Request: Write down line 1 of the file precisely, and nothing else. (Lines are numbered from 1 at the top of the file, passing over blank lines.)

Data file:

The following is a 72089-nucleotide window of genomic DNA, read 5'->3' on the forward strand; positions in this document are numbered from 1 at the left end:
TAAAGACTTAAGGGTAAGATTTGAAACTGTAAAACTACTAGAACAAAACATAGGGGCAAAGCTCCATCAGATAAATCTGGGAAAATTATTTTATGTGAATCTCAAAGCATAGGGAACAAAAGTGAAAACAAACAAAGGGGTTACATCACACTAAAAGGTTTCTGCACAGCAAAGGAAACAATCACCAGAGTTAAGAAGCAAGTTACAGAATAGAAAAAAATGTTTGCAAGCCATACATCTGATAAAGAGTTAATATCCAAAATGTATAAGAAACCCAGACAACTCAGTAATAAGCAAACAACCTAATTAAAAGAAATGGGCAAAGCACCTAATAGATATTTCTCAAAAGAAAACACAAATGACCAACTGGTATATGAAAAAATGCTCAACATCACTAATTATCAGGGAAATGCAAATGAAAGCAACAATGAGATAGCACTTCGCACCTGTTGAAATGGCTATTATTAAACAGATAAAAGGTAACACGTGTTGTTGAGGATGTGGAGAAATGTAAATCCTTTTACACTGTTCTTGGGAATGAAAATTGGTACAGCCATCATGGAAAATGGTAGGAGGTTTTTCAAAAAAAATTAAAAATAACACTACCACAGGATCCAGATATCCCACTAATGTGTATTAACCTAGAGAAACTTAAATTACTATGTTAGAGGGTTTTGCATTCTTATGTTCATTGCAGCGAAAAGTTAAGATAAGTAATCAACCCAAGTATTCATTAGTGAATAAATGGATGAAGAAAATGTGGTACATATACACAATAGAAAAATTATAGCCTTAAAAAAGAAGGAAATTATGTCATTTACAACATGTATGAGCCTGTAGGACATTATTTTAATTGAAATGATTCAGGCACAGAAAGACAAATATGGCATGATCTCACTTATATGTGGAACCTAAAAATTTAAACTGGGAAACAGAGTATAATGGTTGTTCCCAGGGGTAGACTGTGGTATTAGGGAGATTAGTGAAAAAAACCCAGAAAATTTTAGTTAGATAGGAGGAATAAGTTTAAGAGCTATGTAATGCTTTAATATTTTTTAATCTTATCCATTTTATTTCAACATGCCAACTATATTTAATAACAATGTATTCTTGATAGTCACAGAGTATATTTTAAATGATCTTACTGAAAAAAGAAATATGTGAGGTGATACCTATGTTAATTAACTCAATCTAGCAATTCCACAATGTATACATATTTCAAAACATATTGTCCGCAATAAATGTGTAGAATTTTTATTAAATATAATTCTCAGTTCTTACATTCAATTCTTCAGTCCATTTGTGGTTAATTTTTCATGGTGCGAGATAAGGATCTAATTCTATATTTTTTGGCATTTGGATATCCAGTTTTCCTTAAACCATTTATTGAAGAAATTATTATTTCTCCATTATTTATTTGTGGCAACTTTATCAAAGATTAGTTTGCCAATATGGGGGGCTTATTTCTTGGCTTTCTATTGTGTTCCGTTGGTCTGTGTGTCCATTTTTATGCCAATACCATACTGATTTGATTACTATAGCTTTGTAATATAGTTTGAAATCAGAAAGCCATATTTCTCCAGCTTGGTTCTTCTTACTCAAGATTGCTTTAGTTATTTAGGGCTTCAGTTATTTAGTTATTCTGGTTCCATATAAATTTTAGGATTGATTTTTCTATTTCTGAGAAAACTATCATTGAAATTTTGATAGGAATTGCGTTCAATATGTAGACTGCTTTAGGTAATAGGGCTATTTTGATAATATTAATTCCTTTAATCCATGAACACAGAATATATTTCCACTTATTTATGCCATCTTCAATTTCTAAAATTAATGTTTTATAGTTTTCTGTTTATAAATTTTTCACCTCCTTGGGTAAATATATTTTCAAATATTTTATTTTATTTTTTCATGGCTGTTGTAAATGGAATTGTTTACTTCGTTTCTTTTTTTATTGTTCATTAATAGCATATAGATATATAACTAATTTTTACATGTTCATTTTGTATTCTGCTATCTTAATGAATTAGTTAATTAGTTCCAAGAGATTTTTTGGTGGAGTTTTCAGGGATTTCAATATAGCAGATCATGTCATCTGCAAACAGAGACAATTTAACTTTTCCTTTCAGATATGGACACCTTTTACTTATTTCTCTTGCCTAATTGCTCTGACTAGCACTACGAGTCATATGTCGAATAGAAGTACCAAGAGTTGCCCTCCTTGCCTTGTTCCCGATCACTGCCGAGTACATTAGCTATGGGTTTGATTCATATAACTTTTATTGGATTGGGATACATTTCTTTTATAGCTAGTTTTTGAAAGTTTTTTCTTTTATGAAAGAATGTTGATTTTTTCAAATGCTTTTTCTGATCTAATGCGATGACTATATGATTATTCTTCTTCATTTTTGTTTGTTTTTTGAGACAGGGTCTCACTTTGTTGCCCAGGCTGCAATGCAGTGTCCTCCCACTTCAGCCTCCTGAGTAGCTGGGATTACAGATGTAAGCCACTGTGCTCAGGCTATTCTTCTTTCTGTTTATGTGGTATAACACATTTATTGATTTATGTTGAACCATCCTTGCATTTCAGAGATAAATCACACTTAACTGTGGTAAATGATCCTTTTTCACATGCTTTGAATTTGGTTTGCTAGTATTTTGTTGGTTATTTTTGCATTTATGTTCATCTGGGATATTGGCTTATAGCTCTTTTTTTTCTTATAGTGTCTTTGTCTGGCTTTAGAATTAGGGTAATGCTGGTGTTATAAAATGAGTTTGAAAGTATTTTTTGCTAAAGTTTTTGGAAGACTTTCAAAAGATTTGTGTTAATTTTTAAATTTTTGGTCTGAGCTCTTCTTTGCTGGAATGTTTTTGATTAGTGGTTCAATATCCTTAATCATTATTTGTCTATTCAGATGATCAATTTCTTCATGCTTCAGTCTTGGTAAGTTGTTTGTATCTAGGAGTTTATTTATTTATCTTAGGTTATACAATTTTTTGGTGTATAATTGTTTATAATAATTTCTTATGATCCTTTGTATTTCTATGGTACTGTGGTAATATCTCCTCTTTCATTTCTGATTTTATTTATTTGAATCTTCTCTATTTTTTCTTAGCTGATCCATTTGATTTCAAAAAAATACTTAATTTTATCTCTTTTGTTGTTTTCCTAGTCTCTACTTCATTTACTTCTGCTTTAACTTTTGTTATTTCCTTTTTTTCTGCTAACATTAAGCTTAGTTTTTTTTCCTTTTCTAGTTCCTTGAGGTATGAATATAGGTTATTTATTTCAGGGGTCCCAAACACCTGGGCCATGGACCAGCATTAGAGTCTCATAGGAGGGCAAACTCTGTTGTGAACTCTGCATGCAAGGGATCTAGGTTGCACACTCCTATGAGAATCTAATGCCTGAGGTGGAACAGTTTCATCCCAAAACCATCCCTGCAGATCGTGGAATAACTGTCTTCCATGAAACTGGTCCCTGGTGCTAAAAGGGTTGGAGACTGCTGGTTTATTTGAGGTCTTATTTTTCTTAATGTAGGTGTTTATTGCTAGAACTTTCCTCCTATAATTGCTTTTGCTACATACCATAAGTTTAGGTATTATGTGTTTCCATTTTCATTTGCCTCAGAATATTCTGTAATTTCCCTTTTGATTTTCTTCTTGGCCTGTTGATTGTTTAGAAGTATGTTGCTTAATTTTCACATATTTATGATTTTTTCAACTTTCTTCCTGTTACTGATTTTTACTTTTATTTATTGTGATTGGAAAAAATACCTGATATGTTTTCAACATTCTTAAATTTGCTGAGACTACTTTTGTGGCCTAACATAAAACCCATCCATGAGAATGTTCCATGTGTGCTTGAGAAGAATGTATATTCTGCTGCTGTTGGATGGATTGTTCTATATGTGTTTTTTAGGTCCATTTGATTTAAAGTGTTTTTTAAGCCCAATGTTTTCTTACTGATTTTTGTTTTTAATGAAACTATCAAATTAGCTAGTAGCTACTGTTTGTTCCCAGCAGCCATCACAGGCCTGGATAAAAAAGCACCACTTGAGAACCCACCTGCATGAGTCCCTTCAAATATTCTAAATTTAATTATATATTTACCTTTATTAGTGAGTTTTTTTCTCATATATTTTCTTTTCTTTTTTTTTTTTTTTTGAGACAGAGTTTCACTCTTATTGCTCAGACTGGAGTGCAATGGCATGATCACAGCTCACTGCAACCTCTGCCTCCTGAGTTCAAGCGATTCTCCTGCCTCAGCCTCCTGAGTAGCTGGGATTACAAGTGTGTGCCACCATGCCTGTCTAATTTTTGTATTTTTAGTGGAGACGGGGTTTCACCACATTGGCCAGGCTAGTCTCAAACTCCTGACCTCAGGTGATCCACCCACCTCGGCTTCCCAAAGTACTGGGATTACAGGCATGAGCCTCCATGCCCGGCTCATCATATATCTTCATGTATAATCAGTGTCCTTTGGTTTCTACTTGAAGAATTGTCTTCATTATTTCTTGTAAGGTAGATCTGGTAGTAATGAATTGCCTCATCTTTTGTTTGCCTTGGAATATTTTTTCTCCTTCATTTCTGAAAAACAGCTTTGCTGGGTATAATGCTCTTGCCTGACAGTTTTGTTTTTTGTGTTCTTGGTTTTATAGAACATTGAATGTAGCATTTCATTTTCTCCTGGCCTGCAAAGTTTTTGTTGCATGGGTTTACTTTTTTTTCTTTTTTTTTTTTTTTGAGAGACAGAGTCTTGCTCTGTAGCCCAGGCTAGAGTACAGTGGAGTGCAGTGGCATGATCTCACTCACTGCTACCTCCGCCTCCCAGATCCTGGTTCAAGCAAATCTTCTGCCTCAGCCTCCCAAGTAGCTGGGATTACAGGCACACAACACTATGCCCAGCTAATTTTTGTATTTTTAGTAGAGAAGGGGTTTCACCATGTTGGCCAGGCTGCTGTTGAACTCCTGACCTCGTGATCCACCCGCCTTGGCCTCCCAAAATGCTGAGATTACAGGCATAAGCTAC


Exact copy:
The following is a 72089-nucleotide window of genomic DNA, read 5'->3' on the forward strand; positions in this document are numbered from 1 at the left end: